## ARYABHATA the genius who invented zero

The man who gave life to the concept of what is not present to understand what is present was undoubtedly  the mathematician and astronomer Āryabhata, whose identity is shrouded in as much mystery as Shakespeare’s. Nonetheless, his legacy — whether he was indeed one person or many — is an indelible part of zero’s story.

Kaplan writes:

Āryabhata wanted a concise way to store (not calculate with) large numbers, and hit on a strange scheme. If we hadn’t yet our positional notation, where the 8 in 9,871 means 800 because it stands in the hundreds place, we might have come up with writing it this way: 9T8H7Te1, where T stands for ‘thousand’, H for “hundred” and Te for “ten” (in fact, this is how we usually pronounce our numbers, and how monetary amounts have been expressed: £3.4s.2d). Āryabhata did something of this sort, only one degree more abstract.

He made up nonsense words whose syllables stood for digits in places, the digits being given by consonants, the places by the nine vowels in Sanskrit. Since the first three vowels are a, i and u, if you wanted to write 386 in his system (he wrote this as 6, then 8, then 3) you would want the sixth consonant, c, followed by a (showing that c was in the units place), the eighth consonant, j, followed by i, then the third consonant, g, followed by u: CAJIGU. The problem is that this system gives only 9 possible places, and being an astronomer, he had need of many more. His baroque solution was to double his system to 18 places by using the same nine vowels twice each: a, a, i, i, u, u and so on; and breaking the consonants up into two groups, using those from the first for the odd numbered places, those from the second for the even. So he would actually have written 386 this way: CASAGI (c being the sixth consonant of the first group, s in effect the eighth of the second group, g the third of the first group)…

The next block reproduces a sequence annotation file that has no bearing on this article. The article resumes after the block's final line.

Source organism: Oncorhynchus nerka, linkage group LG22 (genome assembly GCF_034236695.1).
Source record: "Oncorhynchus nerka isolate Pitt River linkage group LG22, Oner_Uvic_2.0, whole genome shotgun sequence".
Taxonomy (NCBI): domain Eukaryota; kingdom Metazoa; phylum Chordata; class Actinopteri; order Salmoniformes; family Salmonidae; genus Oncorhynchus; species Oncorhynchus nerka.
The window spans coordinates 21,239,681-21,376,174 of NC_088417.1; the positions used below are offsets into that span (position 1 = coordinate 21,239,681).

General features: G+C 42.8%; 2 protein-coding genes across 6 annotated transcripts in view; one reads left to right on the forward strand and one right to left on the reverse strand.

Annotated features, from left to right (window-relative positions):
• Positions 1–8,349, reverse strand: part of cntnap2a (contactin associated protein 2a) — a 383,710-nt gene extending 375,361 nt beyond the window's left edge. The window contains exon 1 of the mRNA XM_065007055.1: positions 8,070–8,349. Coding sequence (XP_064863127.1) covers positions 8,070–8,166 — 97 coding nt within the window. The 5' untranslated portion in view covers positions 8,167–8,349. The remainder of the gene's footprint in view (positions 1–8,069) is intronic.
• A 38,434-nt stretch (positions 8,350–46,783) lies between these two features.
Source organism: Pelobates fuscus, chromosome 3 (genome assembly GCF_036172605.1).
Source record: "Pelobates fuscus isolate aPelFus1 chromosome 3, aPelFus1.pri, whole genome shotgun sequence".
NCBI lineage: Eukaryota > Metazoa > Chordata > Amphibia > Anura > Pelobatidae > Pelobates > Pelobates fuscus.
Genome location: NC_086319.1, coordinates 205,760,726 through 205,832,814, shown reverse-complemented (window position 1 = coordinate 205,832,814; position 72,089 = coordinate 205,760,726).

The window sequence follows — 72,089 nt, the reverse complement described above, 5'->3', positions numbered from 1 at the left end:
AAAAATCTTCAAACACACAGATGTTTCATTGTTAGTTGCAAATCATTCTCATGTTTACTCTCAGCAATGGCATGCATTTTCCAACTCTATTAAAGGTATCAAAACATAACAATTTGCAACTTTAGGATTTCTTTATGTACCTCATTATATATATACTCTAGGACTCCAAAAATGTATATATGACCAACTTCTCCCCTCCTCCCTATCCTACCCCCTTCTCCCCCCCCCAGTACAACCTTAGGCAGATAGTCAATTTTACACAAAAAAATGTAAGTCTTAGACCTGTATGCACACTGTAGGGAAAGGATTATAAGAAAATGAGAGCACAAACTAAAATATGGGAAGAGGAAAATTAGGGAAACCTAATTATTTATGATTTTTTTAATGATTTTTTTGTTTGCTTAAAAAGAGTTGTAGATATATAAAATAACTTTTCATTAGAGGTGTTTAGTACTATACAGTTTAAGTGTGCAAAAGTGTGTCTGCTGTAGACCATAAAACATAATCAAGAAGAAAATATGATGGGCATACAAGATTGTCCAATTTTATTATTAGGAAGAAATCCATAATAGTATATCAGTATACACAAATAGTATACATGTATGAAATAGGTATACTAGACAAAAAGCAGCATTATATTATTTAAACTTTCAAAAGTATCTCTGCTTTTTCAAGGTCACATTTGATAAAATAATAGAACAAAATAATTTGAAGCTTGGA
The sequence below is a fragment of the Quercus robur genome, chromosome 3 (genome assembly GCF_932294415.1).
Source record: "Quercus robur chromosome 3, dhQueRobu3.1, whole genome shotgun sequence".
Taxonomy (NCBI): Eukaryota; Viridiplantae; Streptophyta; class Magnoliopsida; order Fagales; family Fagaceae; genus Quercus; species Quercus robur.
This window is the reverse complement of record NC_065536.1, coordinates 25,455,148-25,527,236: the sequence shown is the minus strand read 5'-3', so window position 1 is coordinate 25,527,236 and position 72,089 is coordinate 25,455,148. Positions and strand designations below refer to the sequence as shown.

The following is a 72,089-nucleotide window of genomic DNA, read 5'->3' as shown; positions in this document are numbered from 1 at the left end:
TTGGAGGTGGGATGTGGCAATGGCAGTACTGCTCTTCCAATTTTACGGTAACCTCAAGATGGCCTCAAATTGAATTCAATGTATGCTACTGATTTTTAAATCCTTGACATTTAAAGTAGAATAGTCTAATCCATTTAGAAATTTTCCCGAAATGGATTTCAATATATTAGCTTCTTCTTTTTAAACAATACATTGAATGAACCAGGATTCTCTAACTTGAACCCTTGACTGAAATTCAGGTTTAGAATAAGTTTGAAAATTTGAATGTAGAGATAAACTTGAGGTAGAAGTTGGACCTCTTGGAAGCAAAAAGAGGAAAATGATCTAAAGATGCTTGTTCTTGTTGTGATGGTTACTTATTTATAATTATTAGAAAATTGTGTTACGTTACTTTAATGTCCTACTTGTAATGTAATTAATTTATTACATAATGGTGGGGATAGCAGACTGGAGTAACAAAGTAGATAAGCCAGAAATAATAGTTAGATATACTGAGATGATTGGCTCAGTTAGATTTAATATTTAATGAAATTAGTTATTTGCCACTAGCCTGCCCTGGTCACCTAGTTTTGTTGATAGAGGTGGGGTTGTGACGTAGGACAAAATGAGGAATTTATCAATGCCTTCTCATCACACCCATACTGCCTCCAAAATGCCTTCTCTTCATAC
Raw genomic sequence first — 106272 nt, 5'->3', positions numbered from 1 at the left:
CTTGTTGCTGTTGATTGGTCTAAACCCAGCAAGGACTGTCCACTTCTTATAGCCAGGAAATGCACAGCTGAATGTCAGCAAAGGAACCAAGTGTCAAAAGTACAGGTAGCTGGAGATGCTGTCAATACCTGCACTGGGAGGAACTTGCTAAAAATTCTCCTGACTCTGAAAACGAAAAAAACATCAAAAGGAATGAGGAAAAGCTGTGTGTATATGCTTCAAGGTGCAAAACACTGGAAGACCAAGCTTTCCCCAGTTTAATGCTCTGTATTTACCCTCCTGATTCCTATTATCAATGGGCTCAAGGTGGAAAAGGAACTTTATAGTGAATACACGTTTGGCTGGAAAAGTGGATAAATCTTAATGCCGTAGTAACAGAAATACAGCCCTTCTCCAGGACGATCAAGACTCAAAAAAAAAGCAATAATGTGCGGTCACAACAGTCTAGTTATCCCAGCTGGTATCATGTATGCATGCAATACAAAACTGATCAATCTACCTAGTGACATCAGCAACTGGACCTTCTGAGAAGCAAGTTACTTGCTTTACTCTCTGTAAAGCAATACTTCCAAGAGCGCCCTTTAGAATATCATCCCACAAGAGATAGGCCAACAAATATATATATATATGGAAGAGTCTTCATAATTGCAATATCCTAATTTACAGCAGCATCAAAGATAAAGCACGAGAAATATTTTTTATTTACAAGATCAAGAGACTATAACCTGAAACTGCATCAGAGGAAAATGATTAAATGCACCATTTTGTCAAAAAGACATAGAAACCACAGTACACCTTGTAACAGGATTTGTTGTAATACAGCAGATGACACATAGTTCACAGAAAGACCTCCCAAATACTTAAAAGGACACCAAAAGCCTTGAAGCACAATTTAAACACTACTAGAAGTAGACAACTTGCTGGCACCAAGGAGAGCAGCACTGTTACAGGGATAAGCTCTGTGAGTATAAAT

There is clearly no zero in this system — but interestingly enough, in explaining it Āryabhata says: “The nine vowels are to be used in two nines of places” — and his word for “place” is “kha”. This khalater becomes one of the commonest Indian words for zero. It is as if we had here a slow-motion picture of an idea evolving: the shift from a “named” to a purely positional notation, from an empty place where a digit can lodge to “the empty number”: a number in its own right, that nudged other numbers along into their places.

Kaplan reflects on the multicultural intellectual heritage encircling the concept of zero:

While having a symbol for zero matters, having the notion matters more, and whether this came from the Babylonians directly or through the Greeks, what is hanging in the balance here in India is the character this notion will take: will it be the idea of the absence of any number — or the idea of a number for such absence? Is it to be the mark of the empty, or the empty mark? The first keeps it estranged from numbers, merely part of the landscape through which they move; the second puts it on a par with them.

In the remainder of the fascinating and lyrical The Nothing That Is, Kaplan goes on to explore how various other cultures, from the Mayans to the Romans, contributed to the trans-civilizational mosaic that is zero as it made its way to modern mathematics, and examines its profound impact on everything from philosophy to literature to his own domain of mathematics. Complement it with this Victorian love letter to mathematics and the illustrated story of how the Persian polymath Ibn Sina revolutionized modern science.